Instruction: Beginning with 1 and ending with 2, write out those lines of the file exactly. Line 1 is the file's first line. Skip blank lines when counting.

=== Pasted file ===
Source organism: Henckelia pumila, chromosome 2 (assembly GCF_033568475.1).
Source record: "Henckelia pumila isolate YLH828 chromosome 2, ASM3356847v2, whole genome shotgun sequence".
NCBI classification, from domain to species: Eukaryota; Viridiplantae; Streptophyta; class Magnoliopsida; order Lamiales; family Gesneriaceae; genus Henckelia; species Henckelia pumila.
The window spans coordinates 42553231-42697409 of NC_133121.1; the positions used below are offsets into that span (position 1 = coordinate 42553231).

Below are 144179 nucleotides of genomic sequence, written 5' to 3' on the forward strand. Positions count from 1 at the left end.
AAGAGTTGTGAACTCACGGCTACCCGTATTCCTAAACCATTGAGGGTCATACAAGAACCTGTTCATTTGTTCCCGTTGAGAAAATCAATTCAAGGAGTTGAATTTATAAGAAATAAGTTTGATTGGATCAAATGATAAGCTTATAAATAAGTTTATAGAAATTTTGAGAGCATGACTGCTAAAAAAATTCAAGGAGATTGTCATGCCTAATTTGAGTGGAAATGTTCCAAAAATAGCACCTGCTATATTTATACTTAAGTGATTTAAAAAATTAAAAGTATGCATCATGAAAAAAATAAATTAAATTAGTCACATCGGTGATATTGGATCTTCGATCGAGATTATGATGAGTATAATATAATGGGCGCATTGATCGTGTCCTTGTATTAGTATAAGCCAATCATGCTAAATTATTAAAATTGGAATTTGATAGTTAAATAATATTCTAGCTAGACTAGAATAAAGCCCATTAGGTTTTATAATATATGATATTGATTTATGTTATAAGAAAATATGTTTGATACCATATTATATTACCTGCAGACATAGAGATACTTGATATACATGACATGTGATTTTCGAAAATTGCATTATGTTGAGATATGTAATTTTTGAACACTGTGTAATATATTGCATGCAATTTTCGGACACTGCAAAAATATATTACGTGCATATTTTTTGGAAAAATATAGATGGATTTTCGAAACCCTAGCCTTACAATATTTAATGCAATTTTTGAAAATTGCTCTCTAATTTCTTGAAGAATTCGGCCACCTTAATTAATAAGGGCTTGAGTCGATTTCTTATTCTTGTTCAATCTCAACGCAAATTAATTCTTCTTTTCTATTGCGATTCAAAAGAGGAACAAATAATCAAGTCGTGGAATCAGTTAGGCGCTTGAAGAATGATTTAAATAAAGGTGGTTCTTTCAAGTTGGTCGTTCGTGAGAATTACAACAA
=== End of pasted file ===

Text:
Source organism: Henckelia pumila, chromosome 2 (assembly GCF_033568475.1).
Source record: "Henckelia pumila isolate YLH828 chromosome 2, ASM3356847v2, whole genome shotgun sequence".